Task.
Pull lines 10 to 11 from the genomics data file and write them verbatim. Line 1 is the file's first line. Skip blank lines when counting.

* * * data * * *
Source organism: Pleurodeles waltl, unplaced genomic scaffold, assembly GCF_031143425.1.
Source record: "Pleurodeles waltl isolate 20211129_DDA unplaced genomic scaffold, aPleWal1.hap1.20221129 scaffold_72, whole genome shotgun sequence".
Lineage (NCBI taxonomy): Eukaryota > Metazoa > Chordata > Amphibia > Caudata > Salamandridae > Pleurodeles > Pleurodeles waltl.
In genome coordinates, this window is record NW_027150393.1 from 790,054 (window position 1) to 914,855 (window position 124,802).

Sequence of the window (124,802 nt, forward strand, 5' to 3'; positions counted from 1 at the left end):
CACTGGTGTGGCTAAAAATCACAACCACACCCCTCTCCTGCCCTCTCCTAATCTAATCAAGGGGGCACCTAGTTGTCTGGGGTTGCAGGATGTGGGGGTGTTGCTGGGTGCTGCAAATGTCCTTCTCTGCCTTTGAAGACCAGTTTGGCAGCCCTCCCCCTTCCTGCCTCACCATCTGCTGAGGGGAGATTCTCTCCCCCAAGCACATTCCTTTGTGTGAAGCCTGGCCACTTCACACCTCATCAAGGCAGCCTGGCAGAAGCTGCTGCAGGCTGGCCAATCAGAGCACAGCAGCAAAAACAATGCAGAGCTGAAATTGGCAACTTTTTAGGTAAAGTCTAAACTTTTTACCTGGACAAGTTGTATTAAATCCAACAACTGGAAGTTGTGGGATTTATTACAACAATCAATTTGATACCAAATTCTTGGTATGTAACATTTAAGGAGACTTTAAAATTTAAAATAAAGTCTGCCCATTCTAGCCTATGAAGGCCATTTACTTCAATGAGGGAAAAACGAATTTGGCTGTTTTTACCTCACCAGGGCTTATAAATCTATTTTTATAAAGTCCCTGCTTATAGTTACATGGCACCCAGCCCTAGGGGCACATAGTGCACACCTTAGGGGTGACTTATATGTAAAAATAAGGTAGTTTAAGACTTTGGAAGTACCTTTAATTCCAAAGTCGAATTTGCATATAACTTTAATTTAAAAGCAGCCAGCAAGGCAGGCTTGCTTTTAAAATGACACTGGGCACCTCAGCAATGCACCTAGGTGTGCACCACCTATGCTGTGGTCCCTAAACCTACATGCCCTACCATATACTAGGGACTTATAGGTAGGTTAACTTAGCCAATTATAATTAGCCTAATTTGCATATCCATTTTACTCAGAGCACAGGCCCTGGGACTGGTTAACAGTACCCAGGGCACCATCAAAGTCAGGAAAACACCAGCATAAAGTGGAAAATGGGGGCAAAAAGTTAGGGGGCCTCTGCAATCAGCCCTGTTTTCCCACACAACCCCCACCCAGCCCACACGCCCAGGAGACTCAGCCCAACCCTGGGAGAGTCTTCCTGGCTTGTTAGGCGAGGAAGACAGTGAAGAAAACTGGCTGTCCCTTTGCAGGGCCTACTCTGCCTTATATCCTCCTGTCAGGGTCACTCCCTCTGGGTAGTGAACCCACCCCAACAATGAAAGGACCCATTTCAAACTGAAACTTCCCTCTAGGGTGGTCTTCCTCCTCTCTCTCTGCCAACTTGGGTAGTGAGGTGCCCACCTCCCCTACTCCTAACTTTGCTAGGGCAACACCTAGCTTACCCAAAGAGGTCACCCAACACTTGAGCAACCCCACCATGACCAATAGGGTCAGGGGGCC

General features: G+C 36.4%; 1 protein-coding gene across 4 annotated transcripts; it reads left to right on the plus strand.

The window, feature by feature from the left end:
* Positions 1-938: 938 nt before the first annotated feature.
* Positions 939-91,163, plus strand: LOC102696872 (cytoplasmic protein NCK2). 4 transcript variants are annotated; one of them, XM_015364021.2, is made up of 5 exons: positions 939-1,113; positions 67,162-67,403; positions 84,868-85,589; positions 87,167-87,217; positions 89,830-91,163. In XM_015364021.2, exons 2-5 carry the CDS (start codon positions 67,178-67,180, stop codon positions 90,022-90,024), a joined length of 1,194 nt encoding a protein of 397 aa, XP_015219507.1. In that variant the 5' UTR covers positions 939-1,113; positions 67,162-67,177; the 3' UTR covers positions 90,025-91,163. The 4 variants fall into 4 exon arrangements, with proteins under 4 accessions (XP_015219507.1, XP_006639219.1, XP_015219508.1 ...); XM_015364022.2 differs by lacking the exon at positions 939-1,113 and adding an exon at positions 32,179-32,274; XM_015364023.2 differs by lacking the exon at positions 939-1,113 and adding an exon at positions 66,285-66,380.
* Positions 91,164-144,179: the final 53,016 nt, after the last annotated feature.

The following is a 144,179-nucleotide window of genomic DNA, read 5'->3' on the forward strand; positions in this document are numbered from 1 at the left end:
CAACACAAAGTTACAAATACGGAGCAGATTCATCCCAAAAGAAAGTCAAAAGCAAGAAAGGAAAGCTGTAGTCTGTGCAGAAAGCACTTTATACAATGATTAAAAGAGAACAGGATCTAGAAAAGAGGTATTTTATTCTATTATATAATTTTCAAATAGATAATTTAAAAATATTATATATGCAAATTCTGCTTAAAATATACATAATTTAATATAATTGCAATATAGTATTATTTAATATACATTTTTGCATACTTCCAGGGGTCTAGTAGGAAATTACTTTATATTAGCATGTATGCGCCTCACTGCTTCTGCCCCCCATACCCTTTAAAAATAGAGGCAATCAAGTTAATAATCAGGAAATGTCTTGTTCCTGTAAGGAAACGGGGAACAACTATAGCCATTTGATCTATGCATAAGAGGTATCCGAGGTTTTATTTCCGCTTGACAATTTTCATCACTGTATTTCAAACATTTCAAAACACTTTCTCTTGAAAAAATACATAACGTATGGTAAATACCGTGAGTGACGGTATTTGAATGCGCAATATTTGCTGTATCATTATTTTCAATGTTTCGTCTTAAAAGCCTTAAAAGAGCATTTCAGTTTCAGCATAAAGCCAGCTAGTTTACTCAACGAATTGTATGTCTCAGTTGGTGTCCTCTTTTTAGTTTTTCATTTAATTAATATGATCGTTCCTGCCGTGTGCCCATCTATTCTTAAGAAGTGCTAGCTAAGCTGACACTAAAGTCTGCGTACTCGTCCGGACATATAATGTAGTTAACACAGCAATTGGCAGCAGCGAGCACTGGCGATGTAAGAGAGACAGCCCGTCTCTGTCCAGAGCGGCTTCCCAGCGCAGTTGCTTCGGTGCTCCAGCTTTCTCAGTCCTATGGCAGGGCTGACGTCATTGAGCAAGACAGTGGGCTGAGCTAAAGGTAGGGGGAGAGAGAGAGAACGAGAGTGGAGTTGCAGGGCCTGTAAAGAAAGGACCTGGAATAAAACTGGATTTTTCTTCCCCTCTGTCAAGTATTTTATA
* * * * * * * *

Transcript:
* Positions 939-91,163, plus strand: LOC102696872 (cytoplasmic protein NCK2). 4 transcript variants are annotated; one of them, XM_015364021.2, is made up of 5 exons: positions 939-1,113; positions 67,162-67,403; positions 84,868-85,589; positions 87,167-87,217; positions 89,830-91,163. In XM_015364021.2, exons 2-5 carry the CDS (start codon positions 67,178-67,180, stop codon positions 90,022-90,024), a joined length of 1,194 nt encoding a protein of 397 aa, XP_015219507.1. In that variant the 5' UTR covers positions 939-1,113; positions 67,162-67,177; the 3' UTR covers positions 90,025-91,163. The 4 variants fall into 4 exon arrangements, with proteins under 4 accessions (XP_015219507.1, XP_006639219.1, XP_015219508.1 ...); XM_015364022.2 differs by lacking the exon at positions 939-1,113 and adding an exon at positions 32,179-32,274; XM_015364023.2 differs by lacking the exon at positions 939-1,113 and adding an exon at positions 66,285-66,380.
* Positions 91,164-144,179: the final 53,016 nt, after the last annotated feature.